“Children with a healthy attachment to their parents are more likely to be able to stand up for themselves in the face of group pressure. Parents need to bolster a child’s self-esteem enough so they aren’t afraid to say no when everyone else is saying yes.”
Parents should also teach their children what a good friend really is. According to Walfish, a quality friend is always nice and not hot and cold, they include you in their plans and they come to your aid when you need them. Parents also need to address the importance of being popular because every kid wants to fit in. “Parents have to teach that popularity comes and goes and that the most respected people don’t follow the crowd, but do their own thing in a positive way,” says Miller.
Minimizing peer pressure is important because children are impressionable. This is the time they’re establishing who they are and what their values are. As parents, you want this shaped by you and quality friends, not bullies. “There’s no question that the people children spend time with impact who they become,” says Miller. “Behaviors are contagious. Kids rise to the lowest or highest denominator and you want them to rise to their best self.”
And, warns Wanis, you should be very concerned about who your kids are hanging out with. “Children are pliable and impressionable,” he says. “Once they start down the wrong path, it can cause lifelong problems unless the person has some sort of intervention. The only way it changes is if the person becomes conscious and recognizes that their life is going down the wrong path.”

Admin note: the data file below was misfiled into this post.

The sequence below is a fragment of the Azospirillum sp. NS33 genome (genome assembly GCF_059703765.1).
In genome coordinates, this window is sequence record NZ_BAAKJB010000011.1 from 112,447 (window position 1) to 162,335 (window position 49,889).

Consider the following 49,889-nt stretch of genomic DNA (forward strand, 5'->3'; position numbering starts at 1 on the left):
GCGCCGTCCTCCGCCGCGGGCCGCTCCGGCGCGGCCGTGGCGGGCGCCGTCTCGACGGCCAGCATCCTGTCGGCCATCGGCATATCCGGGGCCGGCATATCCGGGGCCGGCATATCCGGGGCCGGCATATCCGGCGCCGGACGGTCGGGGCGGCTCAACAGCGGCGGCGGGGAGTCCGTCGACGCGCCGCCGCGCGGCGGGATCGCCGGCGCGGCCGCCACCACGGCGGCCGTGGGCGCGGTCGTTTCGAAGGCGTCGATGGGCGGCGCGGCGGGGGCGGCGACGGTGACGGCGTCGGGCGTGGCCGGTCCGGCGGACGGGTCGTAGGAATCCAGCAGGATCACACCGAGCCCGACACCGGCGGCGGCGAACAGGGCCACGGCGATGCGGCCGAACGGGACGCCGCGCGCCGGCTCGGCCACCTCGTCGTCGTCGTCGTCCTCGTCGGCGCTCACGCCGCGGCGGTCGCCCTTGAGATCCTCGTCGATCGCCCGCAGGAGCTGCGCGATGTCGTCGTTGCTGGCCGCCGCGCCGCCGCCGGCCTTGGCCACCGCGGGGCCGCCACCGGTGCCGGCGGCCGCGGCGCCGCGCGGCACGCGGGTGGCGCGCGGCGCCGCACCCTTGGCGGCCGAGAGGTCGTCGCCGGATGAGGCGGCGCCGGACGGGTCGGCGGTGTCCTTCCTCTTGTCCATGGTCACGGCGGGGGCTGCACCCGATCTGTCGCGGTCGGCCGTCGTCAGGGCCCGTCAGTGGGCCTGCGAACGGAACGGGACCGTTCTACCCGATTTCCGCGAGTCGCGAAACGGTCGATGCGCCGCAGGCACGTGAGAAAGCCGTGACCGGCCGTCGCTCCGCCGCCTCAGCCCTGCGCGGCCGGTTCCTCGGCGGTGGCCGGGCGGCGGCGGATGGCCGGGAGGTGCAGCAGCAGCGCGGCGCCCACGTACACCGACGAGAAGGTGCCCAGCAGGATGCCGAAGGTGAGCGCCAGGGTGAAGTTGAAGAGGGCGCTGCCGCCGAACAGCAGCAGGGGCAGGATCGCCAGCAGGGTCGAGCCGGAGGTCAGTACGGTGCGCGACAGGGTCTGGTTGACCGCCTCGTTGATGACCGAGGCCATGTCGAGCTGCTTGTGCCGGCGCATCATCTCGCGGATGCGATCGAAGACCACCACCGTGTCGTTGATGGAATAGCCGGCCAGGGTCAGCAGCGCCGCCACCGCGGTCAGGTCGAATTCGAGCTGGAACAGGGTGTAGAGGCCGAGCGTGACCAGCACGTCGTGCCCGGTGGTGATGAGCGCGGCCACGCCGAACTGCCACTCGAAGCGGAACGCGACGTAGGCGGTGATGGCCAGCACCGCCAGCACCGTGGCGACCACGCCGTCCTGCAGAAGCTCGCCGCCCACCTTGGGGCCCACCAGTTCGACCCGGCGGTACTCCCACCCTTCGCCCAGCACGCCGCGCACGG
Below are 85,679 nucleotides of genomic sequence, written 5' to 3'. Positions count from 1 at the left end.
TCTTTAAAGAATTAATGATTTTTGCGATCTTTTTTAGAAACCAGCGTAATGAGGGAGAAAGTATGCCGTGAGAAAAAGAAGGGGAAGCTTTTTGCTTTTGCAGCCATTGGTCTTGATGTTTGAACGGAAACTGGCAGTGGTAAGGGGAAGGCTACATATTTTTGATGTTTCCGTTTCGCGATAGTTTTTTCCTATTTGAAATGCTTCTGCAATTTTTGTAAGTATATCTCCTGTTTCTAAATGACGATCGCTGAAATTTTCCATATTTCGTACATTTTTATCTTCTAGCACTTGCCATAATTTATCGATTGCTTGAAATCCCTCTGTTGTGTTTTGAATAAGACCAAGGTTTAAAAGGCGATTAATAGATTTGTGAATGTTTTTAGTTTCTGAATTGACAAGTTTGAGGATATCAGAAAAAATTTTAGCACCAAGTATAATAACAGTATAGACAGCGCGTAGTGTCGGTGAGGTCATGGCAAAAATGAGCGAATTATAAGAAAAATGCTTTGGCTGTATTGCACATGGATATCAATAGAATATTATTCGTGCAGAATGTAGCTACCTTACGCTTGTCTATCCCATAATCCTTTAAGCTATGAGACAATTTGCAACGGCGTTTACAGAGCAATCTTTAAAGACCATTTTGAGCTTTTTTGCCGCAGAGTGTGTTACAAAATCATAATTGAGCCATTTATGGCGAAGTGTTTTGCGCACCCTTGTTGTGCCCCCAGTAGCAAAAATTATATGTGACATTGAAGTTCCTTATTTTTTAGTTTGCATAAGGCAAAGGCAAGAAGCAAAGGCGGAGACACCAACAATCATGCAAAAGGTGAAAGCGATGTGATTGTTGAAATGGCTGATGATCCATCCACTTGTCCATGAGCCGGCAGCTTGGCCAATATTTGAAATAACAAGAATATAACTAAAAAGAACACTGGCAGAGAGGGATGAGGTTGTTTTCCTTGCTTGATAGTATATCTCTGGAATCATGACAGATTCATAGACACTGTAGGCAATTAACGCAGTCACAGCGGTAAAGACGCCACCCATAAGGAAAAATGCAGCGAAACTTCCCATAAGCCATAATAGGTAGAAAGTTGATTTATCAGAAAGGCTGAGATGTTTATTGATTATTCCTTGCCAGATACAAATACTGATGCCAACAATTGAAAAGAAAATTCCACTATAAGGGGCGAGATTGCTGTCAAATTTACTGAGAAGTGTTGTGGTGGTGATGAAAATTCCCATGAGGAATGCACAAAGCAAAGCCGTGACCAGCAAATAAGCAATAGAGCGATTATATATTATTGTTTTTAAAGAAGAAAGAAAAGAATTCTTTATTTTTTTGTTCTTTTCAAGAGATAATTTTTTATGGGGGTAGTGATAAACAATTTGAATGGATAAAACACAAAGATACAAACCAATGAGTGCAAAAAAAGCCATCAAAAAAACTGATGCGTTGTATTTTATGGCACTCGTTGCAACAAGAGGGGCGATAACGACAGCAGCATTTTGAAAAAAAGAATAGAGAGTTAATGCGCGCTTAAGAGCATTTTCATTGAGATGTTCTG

We like to think that certain schools are bubbles for our kids, insulating them from bad things, but that’s just a fantasy. Peer pressure and temptations exist at every school — be it public or private. So how do you pick the best one for your child? “You have to know your child’s strengths and weaknesses so their best self will emerge,” says Miller. While many parents think private school is the best, Miller plays devil’s advocate by saying that in a public school setting that’s more crowded, children can learn to develop their own voice because they have to fend for themselves more often.
And while peer pressure has a negative connotation, it can also be a positive thing when your child is surrounded by a good group of kids. A study conducted at Middlesex University in London found that positive peer pressure prevented binge drinking in 14- and 15-year-olds. Another U.K. study found that an anti-smoking campaign employing positive peer pressure curbed teen smoking more effectively than typical fear-based appeals.
Just as a bad social group can lead your child astray, a strong social circle can bolster your child to achieve good grades, succeed in sports, be philanthropic and have a host of other positive qualities.
So how can parents steer their kids to quality friends? It’s simple: Communicate with your child, set expectations, stay involved and pick your battles. You should also know your child’s friends and their parents. The key to your child having good friends, and having the backbone and courage to resist negative ones lies in strong parenting from the get-go. And that’s really what it’s all about — putting family first.